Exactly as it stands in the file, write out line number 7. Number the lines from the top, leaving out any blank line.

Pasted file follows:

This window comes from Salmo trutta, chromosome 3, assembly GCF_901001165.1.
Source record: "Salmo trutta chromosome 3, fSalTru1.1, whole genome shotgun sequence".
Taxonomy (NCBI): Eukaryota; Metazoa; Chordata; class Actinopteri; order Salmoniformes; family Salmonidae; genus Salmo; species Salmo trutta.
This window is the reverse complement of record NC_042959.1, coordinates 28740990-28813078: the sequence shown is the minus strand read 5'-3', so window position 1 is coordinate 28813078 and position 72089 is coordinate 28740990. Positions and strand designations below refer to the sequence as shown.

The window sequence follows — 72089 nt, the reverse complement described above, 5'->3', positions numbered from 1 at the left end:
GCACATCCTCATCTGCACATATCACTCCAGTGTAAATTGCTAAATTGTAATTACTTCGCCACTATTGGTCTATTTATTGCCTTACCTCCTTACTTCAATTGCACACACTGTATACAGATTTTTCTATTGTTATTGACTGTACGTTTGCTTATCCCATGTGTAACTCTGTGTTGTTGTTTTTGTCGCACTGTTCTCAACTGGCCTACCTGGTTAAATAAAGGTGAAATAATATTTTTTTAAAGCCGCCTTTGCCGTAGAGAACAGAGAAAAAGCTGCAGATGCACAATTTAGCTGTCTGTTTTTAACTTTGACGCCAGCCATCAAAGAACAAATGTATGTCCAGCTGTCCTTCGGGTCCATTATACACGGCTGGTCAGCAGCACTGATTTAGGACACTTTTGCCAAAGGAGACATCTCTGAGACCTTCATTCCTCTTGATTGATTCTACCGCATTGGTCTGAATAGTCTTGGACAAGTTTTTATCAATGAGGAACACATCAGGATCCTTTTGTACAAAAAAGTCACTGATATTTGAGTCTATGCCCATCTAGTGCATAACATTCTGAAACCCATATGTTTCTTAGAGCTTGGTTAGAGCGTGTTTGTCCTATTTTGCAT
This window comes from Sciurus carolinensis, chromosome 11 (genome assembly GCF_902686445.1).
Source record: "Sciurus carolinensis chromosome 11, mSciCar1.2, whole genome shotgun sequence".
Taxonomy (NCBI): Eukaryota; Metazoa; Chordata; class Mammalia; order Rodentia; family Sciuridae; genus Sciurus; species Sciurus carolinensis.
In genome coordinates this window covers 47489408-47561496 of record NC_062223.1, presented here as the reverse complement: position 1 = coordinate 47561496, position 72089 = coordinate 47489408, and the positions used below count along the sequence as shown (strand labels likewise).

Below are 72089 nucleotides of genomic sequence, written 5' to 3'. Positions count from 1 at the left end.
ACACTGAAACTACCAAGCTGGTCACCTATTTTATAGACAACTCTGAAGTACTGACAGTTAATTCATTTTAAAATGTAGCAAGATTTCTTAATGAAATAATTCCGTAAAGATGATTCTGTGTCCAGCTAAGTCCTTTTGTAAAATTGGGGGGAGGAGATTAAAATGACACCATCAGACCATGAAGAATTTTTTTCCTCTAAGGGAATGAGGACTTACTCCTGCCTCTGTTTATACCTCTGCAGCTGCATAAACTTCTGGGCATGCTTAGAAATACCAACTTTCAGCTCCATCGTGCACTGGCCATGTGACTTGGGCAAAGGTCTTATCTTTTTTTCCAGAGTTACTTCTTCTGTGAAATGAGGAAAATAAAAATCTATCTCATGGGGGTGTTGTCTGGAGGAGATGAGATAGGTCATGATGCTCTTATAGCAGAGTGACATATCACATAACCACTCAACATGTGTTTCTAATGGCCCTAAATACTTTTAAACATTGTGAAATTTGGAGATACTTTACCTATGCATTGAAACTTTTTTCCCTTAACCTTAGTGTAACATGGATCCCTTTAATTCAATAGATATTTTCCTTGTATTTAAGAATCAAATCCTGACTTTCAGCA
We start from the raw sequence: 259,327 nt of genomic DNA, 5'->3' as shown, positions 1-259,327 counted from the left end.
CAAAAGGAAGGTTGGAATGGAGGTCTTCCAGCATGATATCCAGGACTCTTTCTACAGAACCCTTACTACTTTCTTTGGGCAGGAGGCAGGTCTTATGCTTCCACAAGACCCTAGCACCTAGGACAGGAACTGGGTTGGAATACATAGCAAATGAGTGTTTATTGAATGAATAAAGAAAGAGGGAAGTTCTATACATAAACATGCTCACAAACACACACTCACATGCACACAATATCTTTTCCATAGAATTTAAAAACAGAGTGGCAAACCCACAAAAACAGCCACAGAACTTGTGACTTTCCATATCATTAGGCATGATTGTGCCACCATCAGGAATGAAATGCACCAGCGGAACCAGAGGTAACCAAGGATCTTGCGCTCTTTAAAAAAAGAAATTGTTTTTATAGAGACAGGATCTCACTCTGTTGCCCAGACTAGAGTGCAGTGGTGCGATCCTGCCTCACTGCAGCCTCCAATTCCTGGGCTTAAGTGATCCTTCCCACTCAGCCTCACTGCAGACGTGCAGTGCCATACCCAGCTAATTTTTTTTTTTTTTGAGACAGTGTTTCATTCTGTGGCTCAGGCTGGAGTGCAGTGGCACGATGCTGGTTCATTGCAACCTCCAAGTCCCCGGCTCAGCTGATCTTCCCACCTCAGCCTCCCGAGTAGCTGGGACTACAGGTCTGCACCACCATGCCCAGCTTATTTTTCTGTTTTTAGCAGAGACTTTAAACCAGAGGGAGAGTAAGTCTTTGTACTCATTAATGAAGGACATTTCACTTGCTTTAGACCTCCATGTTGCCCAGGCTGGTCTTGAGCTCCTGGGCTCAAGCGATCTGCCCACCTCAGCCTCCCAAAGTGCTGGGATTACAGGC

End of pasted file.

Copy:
This window comes from Sciurus carolinensis, chromosome 11 (genome assembly GCF_902686445.1).